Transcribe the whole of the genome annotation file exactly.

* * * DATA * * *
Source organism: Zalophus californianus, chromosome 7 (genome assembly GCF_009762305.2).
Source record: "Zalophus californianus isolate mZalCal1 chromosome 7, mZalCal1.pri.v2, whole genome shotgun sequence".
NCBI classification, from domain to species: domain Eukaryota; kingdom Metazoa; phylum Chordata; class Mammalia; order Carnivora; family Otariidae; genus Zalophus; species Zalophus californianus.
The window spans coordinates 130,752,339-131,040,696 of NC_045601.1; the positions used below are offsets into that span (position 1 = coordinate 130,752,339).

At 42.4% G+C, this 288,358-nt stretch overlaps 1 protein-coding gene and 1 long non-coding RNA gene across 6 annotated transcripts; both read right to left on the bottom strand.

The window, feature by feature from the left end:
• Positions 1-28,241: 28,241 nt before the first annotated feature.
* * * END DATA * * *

Source organism: Zalophus californianus, chromosome 7 (genome assembly GCF_009762305.2).
Source record: "Zalophus californianus isolate mZalCal1 chromosome 7, mZalCal1.pri.v2, whole genome shotgun sequence".
NCBI classification, from domain to species: domain Eukaryota; kingdom Metazoa; phylum Chordata; class Mammalia; order Carnivora; family Otariidae; genus Zalophus; species Zalophus californianus.
The window spans coordinates 130,752,339-131,040,696 of NC_045601.1; the positions used below are offsets into that span (position 1 = coordinate 130,752,339).

At 42.4% G+C, this 288,358-nt stretch overlaps 1 protein-coding gene and 1 long non-coding RNA gene across 6 annotated transcripts; both read right to left on the bottom strand.

The window, feature by feature from the left end:
• Positions 1-28,241: 28,241 nt before the first annotated feature.